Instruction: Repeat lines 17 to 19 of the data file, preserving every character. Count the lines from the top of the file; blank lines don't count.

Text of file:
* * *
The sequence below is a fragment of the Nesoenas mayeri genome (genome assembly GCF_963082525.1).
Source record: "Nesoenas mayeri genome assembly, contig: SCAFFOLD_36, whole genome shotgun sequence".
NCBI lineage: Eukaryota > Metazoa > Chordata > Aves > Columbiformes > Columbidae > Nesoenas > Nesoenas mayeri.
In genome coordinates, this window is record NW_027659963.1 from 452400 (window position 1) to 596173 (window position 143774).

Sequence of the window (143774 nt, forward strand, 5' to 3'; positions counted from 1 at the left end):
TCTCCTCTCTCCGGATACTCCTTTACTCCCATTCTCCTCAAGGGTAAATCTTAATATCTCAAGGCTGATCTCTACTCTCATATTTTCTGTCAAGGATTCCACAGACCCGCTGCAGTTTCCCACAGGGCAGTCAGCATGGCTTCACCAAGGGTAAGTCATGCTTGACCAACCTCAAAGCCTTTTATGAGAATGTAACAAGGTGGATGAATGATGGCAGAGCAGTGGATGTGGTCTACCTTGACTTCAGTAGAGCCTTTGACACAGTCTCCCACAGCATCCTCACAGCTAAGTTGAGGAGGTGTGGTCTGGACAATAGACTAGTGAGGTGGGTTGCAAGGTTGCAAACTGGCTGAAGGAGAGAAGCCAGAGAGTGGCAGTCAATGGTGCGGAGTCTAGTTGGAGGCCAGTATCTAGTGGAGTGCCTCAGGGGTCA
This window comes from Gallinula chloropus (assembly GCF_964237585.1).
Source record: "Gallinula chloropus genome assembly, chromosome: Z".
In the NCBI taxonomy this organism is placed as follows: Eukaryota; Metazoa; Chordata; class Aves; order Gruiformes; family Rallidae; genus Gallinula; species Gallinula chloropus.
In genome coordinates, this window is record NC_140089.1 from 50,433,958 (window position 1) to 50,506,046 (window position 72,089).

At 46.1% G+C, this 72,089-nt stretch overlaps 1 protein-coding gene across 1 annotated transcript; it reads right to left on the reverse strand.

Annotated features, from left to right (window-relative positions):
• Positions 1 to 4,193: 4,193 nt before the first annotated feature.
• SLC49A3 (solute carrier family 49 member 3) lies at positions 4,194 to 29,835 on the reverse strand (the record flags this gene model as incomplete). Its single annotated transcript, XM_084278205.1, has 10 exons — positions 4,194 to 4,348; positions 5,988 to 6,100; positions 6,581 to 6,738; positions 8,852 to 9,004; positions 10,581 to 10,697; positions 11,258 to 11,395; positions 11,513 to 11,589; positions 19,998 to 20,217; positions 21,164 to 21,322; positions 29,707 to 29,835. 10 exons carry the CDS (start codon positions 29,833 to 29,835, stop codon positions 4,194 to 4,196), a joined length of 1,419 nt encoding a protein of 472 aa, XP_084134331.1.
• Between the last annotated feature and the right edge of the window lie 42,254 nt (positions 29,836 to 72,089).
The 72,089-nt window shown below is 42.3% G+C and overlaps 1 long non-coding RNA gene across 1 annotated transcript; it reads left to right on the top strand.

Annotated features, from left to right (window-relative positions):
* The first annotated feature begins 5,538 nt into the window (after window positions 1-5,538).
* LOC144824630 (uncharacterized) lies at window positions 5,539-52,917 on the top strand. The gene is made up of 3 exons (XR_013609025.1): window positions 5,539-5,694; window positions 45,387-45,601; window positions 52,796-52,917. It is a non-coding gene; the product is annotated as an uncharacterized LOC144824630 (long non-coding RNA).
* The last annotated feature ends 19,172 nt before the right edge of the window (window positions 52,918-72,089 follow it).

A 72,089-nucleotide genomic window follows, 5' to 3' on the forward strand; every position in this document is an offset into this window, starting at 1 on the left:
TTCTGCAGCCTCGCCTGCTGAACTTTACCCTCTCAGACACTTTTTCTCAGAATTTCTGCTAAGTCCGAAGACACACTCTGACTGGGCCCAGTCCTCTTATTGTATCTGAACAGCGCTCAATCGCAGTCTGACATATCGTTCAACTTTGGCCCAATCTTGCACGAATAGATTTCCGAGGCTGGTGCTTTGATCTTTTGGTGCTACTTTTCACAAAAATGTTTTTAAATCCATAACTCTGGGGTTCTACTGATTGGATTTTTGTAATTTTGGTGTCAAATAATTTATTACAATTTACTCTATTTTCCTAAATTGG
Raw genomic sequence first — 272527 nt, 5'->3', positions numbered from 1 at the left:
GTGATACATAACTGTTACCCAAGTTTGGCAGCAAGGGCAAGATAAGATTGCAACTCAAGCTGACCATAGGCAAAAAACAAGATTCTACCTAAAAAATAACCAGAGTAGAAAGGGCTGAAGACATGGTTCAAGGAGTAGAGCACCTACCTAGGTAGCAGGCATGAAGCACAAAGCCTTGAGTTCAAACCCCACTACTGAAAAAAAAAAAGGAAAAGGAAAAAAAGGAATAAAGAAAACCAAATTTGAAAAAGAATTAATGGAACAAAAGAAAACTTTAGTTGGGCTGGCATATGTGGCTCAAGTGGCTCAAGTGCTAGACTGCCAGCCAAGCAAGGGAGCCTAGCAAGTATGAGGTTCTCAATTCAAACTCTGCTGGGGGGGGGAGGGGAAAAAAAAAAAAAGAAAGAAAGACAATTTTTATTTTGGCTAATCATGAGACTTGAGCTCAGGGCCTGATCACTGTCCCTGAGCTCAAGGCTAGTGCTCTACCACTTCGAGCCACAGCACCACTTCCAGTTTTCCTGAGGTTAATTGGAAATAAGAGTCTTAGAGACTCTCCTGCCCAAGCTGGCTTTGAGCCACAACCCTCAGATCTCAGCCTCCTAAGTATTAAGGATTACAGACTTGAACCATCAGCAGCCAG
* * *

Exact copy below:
Annotated features, from left to right (window-relative positions):
* The first annotated feature begins 5,538 nt into the window (after window positions 1-5,538).
* LOC144824630 (uncharacterized) lies at window positions 5,539-52,917 on the top strand. The gene is made up of 3 exons (XR_013609025.1): window positions 5,539-5,694; window positions 45,387-45,601; window positions 52,796-52,917. It is a non-coding gene; the product is annotated as an uncharacterized LOC144824630 (long non-coding RNA).